Referring to the conversation around cost, Callaghan, whose bank underwrites seniors housing construction, said, “We can underwrite to a lower margin for permanent debt, and get comfortable with sustainable cash flows. The lower to moderate income seniors housing has margins that are half those of high-end seniors housing, but you can still underwrite those cash-flows.” 

Ideas the panel discussed included adding Medicare reimbursements above rent, as the value-based care system begins to expand what the government will pay for, to include services such as providing nutritionrehabilitation, and assistance with activities of daily living (ADLs). It was suggested that properties that provide multiple levels of care might benefit from numerous advantages. Also, the panel discussed the need for local and regional banks to be educated on the sector, to encourage further engagement. Another suggestion was to consider the growing sources of foreign capital interested in the sector. 

A panel of operators included Thomas Grape, Chairman and Chief Executive Officer, Benchmark Seniors Living, Gaurie Rodman, Director, Development Services, Direct Supply, and Judy Marczewski, Chief Financial Officer, Leisure Care. Moderator Kai Hsiao, Chief Executive Officer, Eclipse Seniors Livingbegan the discussion by saying, “This is where the rubber meets the road now. The question is can we actually make this middle market operating model work.” Hsiao then pointed out that his panelists had all “dipped their toe” in the water of middle market and would share what they had experienced so far. 

When asked about the decision to get into lower-cost private-pay seniors housing, Grape responded that, “we were drawn to it for the reasons that motivated the study, which is that we’ve seen rents and costs continually increase and knew that there was an unserved middle that we wanted to see if we could tap into.”  Marczewski, who said her company was about to open their third middle market property, said that, “what we have done is build an efficient model for operating and for construction. I really think the last piece of that is coming up with the efficient capital structure. That’s what’s missing.” 

Rodman said that, “for the middle market I believe the solution lies in looking at every layer of the development process and the operating process comprehensively, from the beginning.” She supported finding communities willing to work with developers with payments-in-lieu-of-taxes, increasing FAR, and leveraging infrastructure improvement taxesas part of the land-selection processin order to remove land basis costs. 

In addition to the ideas that came from the previous panels, the operators contributed many of their own. Grape’s company found cost-savings by simply reducing the building size, having shared units, and he explained how reducing non-care staff was possible, as well as using wood frame construction instead of steel and concrete as a cost-savings measure.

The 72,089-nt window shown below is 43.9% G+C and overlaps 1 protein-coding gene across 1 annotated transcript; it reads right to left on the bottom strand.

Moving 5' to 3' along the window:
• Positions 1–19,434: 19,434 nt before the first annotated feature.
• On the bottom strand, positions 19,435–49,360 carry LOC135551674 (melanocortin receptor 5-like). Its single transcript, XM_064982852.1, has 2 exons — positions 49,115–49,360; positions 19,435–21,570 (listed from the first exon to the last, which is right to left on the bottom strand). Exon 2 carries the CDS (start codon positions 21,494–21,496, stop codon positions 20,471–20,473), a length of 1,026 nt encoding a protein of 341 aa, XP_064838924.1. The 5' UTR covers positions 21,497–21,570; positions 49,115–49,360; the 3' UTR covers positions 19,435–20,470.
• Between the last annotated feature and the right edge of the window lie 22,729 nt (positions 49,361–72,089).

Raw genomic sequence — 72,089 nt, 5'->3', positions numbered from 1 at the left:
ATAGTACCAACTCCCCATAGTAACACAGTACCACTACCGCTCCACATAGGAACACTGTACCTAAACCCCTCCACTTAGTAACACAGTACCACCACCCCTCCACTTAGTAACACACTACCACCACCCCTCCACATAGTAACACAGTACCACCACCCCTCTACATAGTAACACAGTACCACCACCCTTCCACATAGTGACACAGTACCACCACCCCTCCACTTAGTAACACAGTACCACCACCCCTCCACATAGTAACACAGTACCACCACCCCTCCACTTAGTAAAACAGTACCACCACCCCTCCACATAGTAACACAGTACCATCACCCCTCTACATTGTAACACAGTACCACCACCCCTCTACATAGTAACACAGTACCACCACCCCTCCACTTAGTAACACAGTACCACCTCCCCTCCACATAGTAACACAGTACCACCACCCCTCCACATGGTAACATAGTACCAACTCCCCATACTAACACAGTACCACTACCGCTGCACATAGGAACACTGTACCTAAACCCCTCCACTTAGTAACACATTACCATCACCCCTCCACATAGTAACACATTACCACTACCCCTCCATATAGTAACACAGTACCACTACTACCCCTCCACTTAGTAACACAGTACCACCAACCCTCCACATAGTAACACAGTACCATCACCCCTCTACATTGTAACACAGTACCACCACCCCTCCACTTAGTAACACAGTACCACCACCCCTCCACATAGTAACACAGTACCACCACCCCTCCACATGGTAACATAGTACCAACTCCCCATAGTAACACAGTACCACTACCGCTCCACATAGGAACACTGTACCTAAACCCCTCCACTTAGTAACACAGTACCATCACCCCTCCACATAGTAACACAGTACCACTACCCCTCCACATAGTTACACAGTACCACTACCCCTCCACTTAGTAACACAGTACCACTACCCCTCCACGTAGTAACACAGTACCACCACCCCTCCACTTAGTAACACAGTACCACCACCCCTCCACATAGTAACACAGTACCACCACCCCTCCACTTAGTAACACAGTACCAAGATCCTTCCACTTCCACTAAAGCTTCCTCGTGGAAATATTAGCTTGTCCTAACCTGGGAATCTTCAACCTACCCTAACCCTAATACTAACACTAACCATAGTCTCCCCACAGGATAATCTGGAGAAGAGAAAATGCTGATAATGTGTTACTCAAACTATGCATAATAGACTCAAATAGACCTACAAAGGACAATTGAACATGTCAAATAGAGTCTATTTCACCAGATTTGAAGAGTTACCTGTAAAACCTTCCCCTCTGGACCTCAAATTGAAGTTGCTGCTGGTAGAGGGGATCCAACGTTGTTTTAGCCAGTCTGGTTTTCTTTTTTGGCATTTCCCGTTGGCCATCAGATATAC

Marczewski’s company lowered costs with efficient kitchen and menu design, resulting in high quality foods, but fewer options, and lower staff costs. Rodman described a cost-savings of $1,200 per unit just by replacing a closet that had a sprinkler in it with an armoire. 

Other ideas the panel discussed included achieving more labor efficiency with a “generalist” modelpartnering with multi-use partners and developers, incorporating smart technology, partnering with healthcare, and leveraging community resources such as high schools and universities for volunteer groups. Panelists also suggested working with Medicare Advantage plans, adopting “social” models that emphasize the appeal of common areas, and attracting investor interest from the healthcare sector. 

The event concluded with remarks from NIC Founder and Strategic Advisor Bob Kramer, who challenged attendees and viewers to think about the day’s key takeaways, as well as to consider what was not discussed, and to take the discussion back to their own companiesHe emphasized that, “As we look at 2029, this is a huge market, which, for the most part we’re not serving now. It’s going to grow exponentially in size.” He went on to point out that for 20 years beyond the study’s projections to 2029 the market will continue to grow. 

He discussed how demographics are changing, driving necessary shifts in how seniors housing must be conceived and marketed in the near future. Referring to aging baby boomers, he said, “they’re not going to want to move in to anything with the name ‘seniors’ on it, because they don’t want to be called a seniors.” Concluding his remarks, and the event, Kramer said, “We want to bring a spotlight to ideas, in terms of models…we’ve mentioned development efficiencies, we’ve talked about operating efficiencies, we’ve talked about capital efficiencies, and the last one…regulatory efficiencies – or I might say inefficiencies – but we need to put a spotlight on these and NIC wants to continue to do that.” 

The invite-only event was live-streamed and is available on video, along with access to the study itself and many related resources, at https://www.nic.org/middlemarket-resources 

About NIC

For nearly 25 years, the National Investment Center for Seniors Housing & Care (NIC) has been committed to advancing the quality and availability of seniors housing and care options for America's elders — the demographic cohort of age 75-plus totaling 19.2 million and a sector with a market value of approximately $330 billion — through research, education and increased transparency that facilitate informed investment decisions, quality outcomes and leadership development in seniors housing and care.